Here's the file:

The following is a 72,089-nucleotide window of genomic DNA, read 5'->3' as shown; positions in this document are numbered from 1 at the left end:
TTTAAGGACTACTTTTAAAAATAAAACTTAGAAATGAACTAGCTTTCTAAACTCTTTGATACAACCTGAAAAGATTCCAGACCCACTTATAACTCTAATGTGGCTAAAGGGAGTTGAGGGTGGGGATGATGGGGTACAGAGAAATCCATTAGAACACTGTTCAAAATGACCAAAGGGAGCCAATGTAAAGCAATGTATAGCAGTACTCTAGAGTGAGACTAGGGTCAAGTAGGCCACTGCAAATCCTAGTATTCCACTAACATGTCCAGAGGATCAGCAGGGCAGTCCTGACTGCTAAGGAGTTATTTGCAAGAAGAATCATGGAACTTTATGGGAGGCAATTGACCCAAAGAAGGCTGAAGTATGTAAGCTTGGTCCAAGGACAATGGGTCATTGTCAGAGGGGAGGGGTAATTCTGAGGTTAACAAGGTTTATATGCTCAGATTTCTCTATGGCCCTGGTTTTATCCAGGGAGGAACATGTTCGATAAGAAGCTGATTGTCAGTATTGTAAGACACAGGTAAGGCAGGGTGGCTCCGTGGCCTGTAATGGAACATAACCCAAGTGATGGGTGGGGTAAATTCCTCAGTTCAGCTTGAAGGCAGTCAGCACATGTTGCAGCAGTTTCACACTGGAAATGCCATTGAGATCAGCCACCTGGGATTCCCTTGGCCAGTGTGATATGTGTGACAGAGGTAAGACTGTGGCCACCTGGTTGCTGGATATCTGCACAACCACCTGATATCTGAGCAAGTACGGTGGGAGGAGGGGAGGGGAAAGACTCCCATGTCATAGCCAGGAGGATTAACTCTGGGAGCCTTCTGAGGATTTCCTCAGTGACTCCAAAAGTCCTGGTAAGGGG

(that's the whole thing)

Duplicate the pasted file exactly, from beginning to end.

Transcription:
The following is a 72,089-nucleotide window of genomic DNA, read 5'->3' as shown; positions in this document are numbered from 1 at the left end:
TTTAAGGACTACTTTTAAAAATAAAACTTAGAAATGAACTAGCTTTCTAAACTCTTTGATACAACCTGAAAAGATTCCAGACCCACTTATAACTCTAATGTGGCTAAAGGGAGTTGAGGGTGGGGATGATGGGGTACAGAGAAATCCATTAGAACACTGTTCAAAATGACCAAAGGGAGCCAATGTAAAGCAATGTATAGCAGTACTCTAGAGTGAGACTAGGGTCAAGTAGGCCACTGCAAATCCTAGTATTCCACTAACATGTCCAGAGGATCAGCAGGGCAGTCCTGACTGCTAAGGAGTTATTTGCAAGAAGAATCATGGAACTTTATGGGAGGCAATTGACCCAAAGAAGGCTGAAGTATGTAAGCTTGGTCCAAGGACAATGGGTCATTGTCAGAGGGGAGGGGTAATTCTGAGGTTAACAAGGTTTATATGCTCAGATTTCTCTATGGCCCTGGTTTTATCCAGGGAGGAACATGTTCGATAAGAAGCTGATTGTCAGTATTGTAAGACACAGGTAAGGCAGGGTGGCTCCGTGGCCTGTAATGGAACATAACCCAAGTGATGGGTGGGGTAAATTCCTCAGTTCAGCTTGAAGGCAGTCAGCACATGTTGCAGCAGTTTCACACTGGAAATGCCATTGAGATCAGCCACCTGGGATTCCCTTGGCCAGTGTGATATGTGTGACAGAGGTAAGACTGTGGCCACCTGGTTGCTGGATATCTGCACAACCACCTGATATCTGAGCAAGTACGGTGGGAGGAGGGGAGGGGAAAGACTCCCATGTCATAGCCAGGAGGATTAACTCTGGGAGCCTTCTGAGGATTTCCTCAGTGACTCCAAAAGTCCTGGTAAGGGG